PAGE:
In my game world, hobgoblins and bugbears are not a separate subspecies, but goblins who have been “promoted.” A goblin tribe has the power to elevate its members to hobgoblinhood or bugbeardom. Let me talk about how that ability, plus elements drawn from game theory, might naturally produce goblin-only tribes; goblin tribes ruled by hobgoblins; bugbear gangs; and a few powerful hobgoblin empires – in other words, enemies that can challenge PCs at different levels. In fact, the same goblin tribe might rise with the PCs from level 1 to name level, remaining a stubborn threat throughout.
Ok, so the rule is, any dozen goblins can cast a ritual that turns a thirteenth goblin into a different goblinoid (hobgoblin or bugbear). Any one of the dozen goblins can sabotage the ritual without revealing its identity. Only goblins have this power, not the other goblinoids.
Now every goblin tribe is in a prisoner’s dilemma.
Let’s take a tribe of all goblins. Each would like the power of a bugbear or hobgoblin, but no one wants to give rulership to another. Even a goblin chief has trouble finding a dozen goblins loyal enough to elevate it: at least one (but probably all) of any dozen will secretly ruin the ritual.
Of course, all the goblins would benefit if they just agreed to promote each other to hobgoblins or bugbears (except the unlucky last 12 goblins who don’t have enough compatriots to cast the ritual on them). But a goblin would benefit even MORE if it was promoted and others weren’t.
Thus, a tribe of goblins are in a Nash equilibrium (part of an economic game-theory model proposed by John Nash, the Beautiful Mind guy). No goblin wants to change the status quo for the better, because whoever makes the first move (by promoting someone else) is likely to benefit the least.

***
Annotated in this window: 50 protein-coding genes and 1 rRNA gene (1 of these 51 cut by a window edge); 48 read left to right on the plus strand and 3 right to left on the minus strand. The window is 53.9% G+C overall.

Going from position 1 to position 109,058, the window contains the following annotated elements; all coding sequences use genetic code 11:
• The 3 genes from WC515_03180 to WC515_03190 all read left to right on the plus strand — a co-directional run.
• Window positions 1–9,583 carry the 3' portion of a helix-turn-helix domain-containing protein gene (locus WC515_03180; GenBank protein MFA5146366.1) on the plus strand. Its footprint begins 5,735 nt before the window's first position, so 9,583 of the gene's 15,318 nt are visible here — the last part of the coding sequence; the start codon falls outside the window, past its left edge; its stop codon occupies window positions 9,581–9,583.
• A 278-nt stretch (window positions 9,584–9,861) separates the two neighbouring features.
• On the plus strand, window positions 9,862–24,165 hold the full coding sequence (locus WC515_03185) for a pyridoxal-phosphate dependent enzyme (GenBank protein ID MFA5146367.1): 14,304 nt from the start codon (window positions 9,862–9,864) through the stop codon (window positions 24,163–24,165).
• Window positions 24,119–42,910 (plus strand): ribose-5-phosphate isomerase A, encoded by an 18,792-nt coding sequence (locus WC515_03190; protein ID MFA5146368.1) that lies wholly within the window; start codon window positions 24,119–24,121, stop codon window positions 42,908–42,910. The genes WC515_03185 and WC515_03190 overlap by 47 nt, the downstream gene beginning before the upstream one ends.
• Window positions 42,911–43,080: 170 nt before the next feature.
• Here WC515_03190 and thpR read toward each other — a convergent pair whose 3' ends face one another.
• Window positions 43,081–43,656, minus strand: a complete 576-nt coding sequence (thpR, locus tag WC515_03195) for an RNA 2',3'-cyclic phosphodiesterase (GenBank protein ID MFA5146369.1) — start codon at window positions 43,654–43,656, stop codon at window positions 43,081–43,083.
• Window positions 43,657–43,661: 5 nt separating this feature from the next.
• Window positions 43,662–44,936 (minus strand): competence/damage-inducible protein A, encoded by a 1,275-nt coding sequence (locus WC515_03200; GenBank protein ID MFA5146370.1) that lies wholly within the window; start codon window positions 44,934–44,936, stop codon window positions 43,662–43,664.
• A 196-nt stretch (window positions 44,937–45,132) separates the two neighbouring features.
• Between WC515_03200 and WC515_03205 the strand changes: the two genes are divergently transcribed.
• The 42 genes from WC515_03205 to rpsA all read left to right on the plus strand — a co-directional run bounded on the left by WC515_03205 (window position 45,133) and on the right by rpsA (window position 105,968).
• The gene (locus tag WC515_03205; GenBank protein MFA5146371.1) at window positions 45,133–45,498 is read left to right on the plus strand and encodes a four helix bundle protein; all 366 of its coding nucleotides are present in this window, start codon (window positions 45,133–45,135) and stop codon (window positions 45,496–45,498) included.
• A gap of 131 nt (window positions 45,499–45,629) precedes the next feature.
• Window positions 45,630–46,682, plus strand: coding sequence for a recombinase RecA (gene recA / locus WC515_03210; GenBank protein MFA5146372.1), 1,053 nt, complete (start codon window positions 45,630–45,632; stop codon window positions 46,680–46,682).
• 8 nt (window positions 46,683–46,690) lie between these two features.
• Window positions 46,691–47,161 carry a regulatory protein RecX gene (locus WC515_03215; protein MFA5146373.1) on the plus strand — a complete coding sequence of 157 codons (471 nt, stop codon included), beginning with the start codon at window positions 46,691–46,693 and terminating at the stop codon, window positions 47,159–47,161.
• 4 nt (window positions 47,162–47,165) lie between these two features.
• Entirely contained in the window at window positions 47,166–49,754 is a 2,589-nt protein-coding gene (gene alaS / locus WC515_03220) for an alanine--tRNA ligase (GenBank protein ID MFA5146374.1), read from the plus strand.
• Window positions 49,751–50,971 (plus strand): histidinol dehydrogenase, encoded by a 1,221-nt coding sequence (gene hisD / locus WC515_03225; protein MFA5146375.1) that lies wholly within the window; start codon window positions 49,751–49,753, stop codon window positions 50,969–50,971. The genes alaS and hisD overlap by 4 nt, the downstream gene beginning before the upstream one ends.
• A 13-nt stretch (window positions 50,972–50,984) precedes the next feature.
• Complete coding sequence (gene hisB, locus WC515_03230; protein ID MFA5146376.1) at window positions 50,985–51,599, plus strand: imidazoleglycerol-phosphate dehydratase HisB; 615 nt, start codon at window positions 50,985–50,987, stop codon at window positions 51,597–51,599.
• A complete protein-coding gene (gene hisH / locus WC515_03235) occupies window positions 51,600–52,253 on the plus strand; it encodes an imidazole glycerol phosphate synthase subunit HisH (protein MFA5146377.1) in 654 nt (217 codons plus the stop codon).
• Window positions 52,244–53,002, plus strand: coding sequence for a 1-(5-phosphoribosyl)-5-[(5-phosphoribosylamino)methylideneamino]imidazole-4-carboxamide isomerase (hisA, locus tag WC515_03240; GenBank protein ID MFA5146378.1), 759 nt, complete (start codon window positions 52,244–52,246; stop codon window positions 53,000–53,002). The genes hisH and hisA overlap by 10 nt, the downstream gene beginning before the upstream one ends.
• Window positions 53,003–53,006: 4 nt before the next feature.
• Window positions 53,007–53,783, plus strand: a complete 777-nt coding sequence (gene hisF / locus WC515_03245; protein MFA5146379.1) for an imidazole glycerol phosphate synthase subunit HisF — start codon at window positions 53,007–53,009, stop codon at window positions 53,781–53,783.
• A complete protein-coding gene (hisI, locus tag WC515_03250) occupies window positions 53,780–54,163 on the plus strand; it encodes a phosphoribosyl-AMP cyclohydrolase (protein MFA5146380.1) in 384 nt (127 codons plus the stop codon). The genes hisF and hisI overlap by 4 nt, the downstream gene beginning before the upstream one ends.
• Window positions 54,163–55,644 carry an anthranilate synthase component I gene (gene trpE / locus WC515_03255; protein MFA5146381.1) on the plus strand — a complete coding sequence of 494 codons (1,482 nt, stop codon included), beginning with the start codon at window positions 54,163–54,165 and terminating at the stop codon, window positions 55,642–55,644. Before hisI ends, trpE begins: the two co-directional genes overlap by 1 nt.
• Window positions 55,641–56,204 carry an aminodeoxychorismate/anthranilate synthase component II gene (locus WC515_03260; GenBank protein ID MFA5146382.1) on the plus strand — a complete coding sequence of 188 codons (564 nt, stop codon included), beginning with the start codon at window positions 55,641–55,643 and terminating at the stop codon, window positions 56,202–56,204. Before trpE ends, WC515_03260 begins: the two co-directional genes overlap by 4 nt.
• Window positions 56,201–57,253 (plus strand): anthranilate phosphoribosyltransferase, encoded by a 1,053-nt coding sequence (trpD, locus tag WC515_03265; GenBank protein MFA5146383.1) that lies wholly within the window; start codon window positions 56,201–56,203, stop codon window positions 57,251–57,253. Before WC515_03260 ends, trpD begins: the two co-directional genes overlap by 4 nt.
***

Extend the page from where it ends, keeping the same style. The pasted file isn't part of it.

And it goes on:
This goblin mutual distrust means that players will encounter lots of goblin-only tribes, suitable for first-level characters to beat up on.
However, when things get tough for the goblins, this changes.
For short-term threats, like an owlbear wandering nearby, goblins might convert a few of their number into bugbears. Bugbears are tough and sneaky, but unlike goblins, they’re not community- and lair-minded. At first, they might accept tribute in exchange for fighting the tribes’ enemies; but they’ll soon get bored of bullying their weak cousins and wander off to form their own bugbear clique – perhaps even hunting goblins of their original tribe – or to seek their fortunes as minions of mad wizards. That’s why bugbears are fairly rare as part of goblin tribes, but are often found as wandering wilderness monsters or level 2 dungeon encounters.
For long-term threats to a goblin tribe, raising a hobgoblin to rule the tribe looks pretty good compared to being enslaved by orcs or slaughtered by humans. So when goblins are under serious attack, a hobgoblin chief arises.
A tribe with a single hobgoblin is not stable. Hobgoblins are teamwork-oriented, so the first hobgoblin will probably demand a second hobgoblin, and so on. However, hobgoblins like to have someone to bully, so they’re likely to stop once they’ve gotten a nice little hobgoblin war band surrounded by goblin slaves: a feudal system, essentially.